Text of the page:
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The Grant County High School varsity cheerleaders hope that Valentine’s Day will be especially sweet for them.
The cheerleaders will perform at the KAPOS state competition on Feb. 14 and are looking for a top 10 finish to build on their performance at the region competition.
“We took a good look at the score sheet from region,” coach Leigh Simpson said. “I also let the girls come in and watch the routine as a cheerleader and asked what they saw we could fix and what they liked. We narrowed it down to three really important things.”
The girls believed that the best part of their routine was their round-off tucks, their voice and they really liked their beginning motions. They agreed they needed to work on the timing on their running tumbling, the dead time in the cheer and they had to fix their end stunt.
“We changed their running tumbling completely and fixed the timing,” Simpson said. “We added a standing tuck during the dead time and we cleaned the end stunt up. We didn’t make it any more difficult. It was difficult enough, but we cleaned it up. They realize they can do better.”
Along with the rest of the county, the snow and ice storm affected the cheerleaders’ practice routine, keeping them from practicing for five days.
“It was pretty tough,” Simpson said. “I’m not used to sitting at home on snow days. For me, snow days are a good opportunity to get a focused practice in. When you have that much snow and ice on the ground, you can’t risk putting anybody in jeopardy so you just accept it and take a day without practice and hope the girls are disciplined enough to condition at home and run through the routine mentally.”
“It was a delay, but we tried to play it safe so we didn’t get hurt,” Chelsey Popp said. “We prepared at home and at the gym. When we came back, we were ready to practice and get better.”
The cheerleaders have the chance to build on their performance at state last year, where the varsity finished 11th, and know what to expect from their experience last year.
“It’s an amazing feeling when you go out there and the whole spotlight is on you,” LaKeshia Crabtree said. “Going to state twice in a row means a lot because it’s my senior year and this year we have a good chance to get at least top 10. Top five would be nice. This year, we know what to do and what we need to do to get what we want. There are a few things we need to work. But we’re prepared. Last year, we were deer in headlights but we’re ready to go back.”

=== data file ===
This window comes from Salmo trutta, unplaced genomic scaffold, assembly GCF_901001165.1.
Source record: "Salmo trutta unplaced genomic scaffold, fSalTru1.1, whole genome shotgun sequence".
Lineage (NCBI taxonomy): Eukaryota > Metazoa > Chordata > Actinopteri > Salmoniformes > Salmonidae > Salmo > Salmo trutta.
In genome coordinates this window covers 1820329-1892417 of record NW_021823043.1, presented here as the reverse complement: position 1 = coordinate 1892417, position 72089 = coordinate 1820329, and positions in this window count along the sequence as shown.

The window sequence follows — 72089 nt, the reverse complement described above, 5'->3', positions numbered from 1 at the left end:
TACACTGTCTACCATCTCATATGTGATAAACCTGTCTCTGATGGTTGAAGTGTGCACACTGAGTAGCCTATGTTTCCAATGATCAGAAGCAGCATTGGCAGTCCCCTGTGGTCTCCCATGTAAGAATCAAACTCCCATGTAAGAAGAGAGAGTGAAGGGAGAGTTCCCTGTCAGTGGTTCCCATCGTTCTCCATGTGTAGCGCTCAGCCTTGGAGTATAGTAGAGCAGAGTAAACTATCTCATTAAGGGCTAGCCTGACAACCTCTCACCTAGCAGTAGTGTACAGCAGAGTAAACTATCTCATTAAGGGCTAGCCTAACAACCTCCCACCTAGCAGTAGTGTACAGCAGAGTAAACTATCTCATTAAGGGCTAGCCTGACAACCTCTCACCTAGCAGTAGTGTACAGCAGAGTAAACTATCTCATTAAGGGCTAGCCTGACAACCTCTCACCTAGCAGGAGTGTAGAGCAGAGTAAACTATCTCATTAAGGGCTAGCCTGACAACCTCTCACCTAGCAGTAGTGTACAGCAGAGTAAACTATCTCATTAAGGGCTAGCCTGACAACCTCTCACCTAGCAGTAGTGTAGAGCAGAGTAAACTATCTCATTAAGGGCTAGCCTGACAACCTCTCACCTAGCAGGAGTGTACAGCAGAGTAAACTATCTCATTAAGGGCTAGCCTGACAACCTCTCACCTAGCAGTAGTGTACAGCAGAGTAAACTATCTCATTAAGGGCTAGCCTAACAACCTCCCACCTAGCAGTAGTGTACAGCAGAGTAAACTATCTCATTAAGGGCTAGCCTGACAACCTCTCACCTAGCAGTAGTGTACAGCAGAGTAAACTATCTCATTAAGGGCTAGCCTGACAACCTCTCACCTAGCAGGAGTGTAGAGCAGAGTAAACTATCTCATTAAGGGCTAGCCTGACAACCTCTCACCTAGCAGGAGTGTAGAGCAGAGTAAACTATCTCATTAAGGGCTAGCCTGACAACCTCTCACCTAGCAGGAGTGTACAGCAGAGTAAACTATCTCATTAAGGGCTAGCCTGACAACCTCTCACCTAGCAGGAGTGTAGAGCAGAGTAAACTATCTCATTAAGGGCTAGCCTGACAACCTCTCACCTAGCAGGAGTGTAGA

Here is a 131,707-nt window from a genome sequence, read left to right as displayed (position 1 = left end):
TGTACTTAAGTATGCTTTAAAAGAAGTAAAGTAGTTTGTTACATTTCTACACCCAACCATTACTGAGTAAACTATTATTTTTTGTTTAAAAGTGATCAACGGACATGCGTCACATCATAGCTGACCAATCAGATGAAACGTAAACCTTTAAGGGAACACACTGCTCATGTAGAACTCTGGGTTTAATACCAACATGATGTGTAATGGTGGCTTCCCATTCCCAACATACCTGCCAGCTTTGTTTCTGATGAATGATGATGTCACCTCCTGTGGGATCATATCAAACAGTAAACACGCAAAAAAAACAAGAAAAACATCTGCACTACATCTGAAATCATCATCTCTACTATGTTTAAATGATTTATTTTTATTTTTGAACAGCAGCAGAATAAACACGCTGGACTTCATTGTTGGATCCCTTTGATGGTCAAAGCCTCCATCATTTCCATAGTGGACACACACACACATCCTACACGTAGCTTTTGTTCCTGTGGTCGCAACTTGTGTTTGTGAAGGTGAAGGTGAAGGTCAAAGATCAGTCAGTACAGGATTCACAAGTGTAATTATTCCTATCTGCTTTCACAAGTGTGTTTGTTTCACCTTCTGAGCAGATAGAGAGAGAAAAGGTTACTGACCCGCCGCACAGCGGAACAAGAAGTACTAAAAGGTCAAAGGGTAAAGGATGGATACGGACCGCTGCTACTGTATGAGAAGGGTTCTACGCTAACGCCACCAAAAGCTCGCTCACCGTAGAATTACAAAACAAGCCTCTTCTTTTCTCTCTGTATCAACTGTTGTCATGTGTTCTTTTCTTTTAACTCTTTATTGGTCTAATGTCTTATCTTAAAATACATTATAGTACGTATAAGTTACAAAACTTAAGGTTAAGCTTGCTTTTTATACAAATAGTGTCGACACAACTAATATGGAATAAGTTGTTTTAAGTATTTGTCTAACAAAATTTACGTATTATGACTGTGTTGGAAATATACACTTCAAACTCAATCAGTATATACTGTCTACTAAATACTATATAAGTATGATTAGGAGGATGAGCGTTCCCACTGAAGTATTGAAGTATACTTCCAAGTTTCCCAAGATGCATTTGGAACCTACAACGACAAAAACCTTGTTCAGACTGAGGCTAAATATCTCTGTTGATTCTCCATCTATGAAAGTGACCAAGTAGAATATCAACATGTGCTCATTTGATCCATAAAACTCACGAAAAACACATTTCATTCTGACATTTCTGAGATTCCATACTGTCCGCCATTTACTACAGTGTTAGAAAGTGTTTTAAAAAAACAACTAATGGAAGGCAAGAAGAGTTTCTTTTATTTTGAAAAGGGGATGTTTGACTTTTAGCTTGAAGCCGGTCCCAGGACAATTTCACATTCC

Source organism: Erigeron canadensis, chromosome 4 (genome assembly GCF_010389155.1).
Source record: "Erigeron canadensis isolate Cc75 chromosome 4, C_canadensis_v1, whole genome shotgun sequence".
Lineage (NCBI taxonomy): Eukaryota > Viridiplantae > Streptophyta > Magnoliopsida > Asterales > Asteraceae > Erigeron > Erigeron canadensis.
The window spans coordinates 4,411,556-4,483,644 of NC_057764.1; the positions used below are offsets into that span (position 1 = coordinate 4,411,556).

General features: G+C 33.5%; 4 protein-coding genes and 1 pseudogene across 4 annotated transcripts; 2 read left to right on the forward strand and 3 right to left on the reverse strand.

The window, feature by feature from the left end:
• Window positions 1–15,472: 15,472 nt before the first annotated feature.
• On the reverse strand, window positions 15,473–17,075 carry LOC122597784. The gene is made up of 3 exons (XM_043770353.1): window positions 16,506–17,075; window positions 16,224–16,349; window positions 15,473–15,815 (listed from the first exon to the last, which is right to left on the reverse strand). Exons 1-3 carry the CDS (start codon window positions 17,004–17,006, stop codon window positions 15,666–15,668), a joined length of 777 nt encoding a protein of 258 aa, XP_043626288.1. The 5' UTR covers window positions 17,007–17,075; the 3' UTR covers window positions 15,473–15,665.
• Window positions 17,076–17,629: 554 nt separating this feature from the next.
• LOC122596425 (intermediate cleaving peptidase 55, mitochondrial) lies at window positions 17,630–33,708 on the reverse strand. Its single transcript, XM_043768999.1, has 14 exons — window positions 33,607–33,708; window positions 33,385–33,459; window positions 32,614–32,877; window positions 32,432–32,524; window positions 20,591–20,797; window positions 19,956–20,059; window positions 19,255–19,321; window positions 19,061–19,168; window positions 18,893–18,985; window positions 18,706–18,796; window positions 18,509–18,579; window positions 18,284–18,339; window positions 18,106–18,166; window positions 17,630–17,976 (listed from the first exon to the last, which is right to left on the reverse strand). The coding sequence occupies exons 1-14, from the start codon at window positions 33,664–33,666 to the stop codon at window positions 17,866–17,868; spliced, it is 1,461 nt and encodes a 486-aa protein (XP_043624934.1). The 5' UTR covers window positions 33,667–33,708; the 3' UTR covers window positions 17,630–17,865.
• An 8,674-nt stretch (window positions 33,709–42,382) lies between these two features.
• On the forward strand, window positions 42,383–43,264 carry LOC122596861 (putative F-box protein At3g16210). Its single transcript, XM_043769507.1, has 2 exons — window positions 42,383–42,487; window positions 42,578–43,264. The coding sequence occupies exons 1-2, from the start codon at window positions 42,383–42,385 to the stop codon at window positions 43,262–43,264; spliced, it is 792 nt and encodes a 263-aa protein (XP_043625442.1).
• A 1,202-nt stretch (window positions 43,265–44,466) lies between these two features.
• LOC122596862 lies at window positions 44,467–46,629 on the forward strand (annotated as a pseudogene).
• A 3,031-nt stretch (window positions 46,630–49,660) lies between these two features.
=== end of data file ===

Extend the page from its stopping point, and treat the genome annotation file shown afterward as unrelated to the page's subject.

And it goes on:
“It’s really an awesome feeling,” Popp said. “Last year has gotten us more prepared because you know what they’re expecting and what they’re looking for in order to get the place you want to get. I’m so excited because the first two years I was on varsity, we took second and third at region. The past two years, we’ve worked our butts off to get to state and to go to state as seniors is awesome. Everything is a blur once you get done performing. I want us to go out and do our best.”
“As a coach, I find state to be very intimidating and stressful,” Simpson said. “I can’t even imagine what it’s like as a cheerleader to walk into the arena and see that many cheerleaders from across the state. My biggest expectation is that my girls walk into that arena with as much confidence as they had when they walked into Shelby County (the site of the region competition) and give everything they have. My seniors get a second chance and they are hungry for that opportunity. It will be interesting to see how they use their experience as a motivator to do their best, to really shine.”